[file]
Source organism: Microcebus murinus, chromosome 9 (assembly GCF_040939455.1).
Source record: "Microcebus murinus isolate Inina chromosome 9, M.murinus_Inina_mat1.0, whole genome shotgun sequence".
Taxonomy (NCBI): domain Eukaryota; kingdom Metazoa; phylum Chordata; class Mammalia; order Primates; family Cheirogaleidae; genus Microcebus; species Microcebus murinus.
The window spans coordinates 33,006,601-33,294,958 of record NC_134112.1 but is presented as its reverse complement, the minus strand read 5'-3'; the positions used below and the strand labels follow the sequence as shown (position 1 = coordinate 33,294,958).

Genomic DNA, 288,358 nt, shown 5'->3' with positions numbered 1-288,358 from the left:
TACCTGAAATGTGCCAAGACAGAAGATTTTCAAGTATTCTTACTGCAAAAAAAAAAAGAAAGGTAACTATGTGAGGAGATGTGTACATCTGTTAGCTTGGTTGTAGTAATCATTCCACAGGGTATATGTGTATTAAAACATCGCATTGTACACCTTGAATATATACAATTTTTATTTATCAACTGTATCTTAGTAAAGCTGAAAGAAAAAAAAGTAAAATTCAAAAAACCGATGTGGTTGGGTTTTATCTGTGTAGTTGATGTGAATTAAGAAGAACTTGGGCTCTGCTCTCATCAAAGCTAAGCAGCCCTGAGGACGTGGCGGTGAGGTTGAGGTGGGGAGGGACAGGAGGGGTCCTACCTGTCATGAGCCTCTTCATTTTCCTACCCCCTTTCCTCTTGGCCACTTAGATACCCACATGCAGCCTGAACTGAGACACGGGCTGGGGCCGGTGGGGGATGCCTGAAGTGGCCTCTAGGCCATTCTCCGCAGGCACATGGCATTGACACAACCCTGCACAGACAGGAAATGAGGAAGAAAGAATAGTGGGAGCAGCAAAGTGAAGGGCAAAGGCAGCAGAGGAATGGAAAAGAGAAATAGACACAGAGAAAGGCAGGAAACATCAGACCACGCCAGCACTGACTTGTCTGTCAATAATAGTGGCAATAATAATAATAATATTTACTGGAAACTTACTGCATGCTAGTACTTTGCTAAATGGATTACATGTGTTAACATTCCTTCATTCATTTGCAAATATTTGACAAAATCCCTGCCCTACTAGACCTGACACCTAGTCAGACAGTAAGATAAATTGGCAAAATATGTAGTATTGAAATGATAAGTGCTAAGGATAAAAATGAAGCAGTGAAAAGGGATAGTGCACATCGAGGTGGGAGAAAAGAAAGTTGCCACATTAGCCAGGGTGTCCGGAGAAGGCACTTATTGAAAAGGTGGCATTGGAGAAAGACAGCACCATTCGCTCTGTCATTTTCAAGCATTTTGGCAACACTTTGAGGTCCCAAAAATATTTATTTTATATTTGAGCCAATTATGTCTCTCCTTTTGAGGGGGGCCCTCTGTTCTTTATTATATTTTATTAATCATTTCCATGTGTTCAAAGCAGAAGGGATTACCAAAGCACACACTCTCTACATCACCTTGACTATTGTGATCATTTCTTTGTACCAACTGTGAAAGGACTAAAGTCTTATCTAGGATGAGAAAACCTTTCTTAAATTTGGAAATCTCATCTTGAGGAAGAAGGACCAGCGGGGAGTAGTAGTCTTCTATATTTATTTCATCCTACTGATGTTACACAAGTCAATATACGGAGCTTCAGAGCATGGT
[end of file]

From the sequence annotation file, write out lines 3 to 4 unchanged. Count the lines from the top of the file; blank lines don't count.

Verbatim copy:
Taxonomy (NCBI): domain Eukaryota; kingdom Metazoa; phylum Chordata; class Mammalia; order Primates; family Cheirogaleidae; genus Microcebus; species Microcebus murinus.
The window spans coordinates 33,006,601-33,294,958 of record NC_134112.1 but is presented as its reverse complement, the minus strand read 5'-3'; the positions used below and the strand labels follow the sequence as shown (position 1 = coordinate 33,294,958).